You would hope their coach didn’t mean it as literally as it turned out – but he was saying it with a whole lot of passion to get his players to buy in, which they clearly did.


And there was a disappointing lack of remorse from Reyes after the game. His message was that Kickert had made contact with some of their players through the warm-up and that the Australians had instigated things.


You would have hoped that the Philippines officials would jump on board with the reality of the situation, understand the consequences that are looming from FIBA and also the poor reflection on basketball.


I would hope that Nathan Sobey and Chris Goulding are able to get through this mentally unscathed. They’re difficult circumstances that no player should ever have to deal with.


They’ll obviously have some bumps and bruises but you would hope no lasting effects, when it comes to playing on the road and experiencing those sorts of situations again.





While I believe most of the blame rests with the Philippines, this a disappointing moment in the Boomers’ history.


I have never seen anything that bad on a basketball court. It was actually unique in sport at the moment – you wouldn’t see anything of that extent at an AFL or a rugby league game now. You wouldn’t have thought that we’d ever be comparing physical altercations in basketball to what we’ve seen occur in other codes.


It’s disappointing given the amount of kids we’ve attracted to our game.  And for mine, it’s especially disappointing that this incident occurred at a stage with so many positives happening for Basketball Australia and the NBL.


We just had seven NBL vs NBA games announced. Never in my wildest dreams did I think that would happen. It is a massive thing for our league.


The NBL has gone from strength to strength over the last couple of years, in all aspects. The popularity, the crowds, the talent levels, the exposure. We’ve just welcomed back arguably our greatest NBA export, Andrew Bogut, to play with the Sydney Kings.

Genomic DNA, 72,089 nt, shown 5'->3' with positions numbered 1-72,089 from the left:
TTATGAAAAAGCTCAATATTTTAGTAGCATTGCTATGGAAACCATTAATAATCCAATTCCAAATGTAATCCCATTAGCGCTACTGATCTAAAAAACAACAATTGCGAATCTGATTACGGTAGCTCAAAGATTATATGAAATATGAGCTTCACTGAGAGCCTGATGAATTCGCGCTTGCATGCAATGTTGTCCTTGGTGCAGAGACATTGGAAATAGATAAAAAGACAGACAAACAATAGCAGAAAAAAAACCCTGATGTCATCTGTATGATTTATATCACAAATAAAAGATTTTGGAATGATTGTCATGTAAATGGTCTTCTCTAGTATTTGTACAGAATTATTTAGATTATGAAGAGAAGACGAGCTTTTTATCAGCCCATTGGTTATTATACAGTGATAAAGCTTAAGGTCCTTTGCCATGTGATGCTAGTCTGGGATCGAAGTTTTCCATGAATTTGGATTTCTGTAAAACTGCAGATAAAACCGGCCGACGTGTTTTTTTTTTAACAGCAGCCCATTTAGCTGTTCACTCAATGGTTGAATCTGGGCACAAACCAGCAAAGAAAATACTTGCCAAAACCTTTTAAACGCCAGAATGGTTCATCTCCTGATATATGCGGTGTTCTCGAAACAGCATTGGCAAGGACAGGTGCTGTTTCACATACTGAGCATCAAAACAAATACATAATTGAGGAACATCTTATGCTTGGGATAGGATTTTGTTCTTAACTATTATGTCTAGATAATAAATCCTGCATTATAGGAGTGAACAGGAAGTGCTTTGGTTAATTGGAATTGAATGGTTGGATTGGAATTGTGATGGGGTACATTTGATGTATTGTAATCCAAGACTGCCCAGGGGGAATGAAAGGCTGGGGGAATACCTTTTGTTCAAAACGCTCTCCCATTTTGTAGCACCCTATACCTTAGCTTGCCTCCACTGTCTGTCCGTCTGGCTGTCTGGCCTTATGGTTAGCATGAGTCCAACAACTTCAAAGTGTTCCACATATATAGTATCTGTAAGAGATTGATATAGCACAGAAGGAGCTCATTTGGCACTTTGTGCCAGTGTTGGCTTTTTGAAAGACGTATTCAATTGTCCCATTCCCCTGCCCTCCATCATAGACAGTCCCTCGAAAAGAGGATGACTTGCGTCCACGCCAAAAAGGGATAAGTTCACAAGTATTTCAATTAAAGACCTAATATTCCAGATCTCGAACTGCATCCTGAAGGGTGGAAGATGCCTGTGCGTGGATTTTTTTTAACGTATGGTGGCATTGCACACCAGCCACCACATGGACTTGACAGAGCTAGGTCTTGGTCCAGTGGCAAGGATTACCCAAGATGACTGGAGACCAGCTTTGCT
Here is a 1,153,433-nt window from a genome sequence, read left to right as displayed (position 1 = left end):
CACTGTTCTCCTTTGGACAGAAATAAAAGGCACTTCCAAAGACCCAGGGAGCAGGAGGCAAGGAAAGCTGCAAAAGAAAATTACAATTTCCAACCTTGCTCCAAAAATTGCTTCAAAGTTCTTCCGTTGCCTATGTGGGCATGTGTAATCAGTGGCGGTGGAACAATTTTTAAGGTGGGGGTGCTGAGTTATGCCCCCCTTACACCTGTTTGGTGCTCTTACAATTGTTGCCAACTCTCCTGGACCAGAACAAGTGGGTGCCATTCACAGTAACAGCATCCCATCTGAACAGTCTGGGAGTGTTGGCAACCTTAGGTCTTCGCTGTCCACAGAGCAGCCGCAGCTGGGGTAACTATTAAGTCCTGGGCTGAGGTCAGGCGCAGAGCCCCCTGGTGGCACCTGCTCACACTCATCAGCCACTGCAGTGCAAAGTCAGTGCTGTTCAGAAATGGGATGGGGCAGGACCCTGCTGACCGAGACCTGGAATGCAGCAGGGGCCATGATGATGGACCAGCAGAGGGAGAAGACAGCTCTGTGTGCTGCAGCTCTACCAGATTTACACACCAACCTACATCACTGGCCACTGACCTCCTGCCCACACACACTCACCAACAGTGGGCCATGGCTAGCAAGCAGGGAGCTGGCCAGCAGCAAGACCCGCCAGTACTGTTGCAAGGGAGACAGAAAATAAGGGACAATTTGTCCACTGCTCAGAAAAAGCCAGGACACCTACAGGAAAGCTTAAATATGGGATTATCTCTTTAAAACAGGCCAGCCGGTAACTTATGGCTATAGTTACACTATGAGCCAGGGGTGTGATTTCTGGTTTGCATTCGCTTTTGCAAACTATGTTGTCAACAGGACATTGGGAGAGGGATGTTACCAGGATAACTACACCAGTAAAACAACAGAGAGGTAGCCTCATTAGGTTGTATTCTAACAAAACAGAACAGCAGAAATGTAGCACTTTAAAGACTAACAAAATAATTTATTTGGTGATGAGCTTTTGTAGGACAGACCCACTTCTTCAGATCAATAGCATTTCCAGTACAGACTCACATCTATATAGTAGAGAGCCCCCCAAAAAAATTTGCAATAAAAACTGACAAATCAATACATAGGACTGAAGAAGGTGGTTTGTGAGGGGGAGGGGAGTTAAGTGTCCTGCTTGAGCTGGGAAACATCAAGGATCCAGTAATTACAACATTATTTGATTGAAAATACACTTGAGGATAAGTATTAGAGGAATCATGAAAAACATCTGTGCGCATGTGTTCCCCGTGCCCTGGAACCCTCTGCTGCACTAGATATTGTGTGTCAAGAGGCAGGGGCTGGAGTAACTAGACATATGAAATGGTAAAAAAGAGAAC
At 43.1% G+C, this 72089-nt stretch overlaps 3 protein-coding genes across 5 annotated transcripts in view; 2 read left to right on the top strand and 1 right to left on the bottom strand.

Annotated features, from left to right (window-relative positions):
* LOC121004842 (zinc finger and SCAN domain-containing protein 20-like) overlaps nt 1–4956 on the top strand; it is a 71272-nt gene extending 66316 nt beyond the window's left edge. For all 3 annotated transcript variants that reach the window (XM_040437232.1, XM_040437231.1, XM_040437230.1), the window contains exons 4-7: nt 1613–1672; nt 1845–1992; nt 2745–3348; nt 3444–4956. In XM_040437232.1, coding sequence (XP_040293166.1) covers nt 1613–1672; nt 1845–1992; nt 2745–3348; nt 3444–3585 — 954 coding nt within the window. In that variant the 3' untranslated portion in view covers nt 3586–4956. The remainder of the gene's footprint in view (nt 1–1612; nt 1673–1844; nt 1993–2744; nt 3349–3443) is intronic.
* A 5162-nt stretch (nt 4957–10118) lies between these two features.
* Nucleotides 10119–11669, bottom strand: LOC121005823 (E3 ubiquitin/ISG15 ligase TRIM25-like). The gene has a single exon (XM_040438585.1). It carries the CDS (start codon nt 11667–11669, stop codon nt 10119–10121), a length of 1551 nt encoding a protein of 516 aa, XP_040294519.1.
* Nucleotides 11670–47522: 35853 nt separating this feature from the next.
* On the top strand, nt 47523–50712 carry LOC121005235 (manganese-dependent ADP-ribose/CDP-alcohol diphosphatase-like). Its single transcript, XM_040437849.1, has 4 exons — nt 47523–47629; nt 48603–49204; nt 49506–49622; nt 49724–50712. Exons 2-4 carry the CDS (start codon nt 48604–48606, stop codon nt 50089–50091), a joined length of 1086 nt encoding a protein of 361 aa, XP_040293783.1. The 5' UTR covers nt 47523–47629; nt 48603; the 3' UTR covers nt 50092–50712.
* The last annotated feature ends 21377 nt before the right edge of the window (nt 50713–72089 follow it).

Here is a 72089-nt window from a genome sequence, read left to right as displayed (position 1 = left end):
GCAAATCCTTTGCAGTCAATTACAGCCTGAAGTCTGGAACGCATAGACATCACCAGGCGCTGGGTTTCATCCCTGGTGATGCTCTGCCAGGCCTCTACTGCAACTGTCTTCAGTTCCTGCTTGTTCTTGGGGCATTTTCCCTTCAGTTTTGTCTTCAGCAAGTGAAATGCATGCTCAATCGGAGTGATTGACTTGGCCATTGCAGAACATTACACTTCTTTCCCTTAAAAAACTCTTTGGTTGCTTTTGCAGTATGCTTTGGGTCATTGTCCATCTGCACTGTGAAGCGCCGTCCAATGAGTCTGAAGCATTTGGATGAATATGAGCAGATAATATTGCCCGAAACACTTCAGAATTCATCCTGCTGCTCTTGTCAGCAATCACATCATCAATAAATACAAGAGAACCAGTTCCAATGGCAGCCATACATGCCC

I would be disappointed if any official that came on to the court and assaulted any of the Australian players is not banned for life.


We have never had greater NBA participation numbers and just saw Ben Simmons win Rookie of the Year. The calibre of the team we will put together next year for the World Cup, with those NBA players at the core, is so exciting.


When you look at the potential line-ups with Simmons, Joe Ingles, Patty Mills, Aron Baynes, Dante Exum, Bogut … it’s incredible. There are so many guys at the right stage of their careers who have international experience, have played in Olympics and have a belief that they can create history by winning a medal.


I have no doubt that they can win a medal at the world championships next year and then at Tokyo 2020. It will be our best chance in 18 years at making history by finally reaching the Olympic podium.


We’ve all put a lot of blood, sweat and tears into getting there. Finishing fourth in 1996 and 2000 made us proud but it also lives inside you: the disappointment, the failure that we didn’t win that first Olympic medal. Now, you sit there in hope and support that our current Boomers can get something done that we couldn’t.


And between Sydney 2000 and Rio 2016, we’ve had a tough time at the Olympics. Now, we’ve got so many quality players coming through, with more on the way; more in college, more headed to the NBA. You’d have to think that the momentum will carry Australian basketball through for decades to come.



With all those things brewing at this moment, to have an incident like we just saw in the Philippines is highly disappointing.


If there is any positive to be gained from the incident itself, it may be that it brings a tight Boomers team even closer together.


Australian teams have always had a strong culture, a firm mindset of togetherness. This won’t hurt the Boomers. They will learn from it – try to understand if there were mistakes made and how they can be better handled moving forward.


Going through something like this and coming out the other side will only strengthen the bond of the team.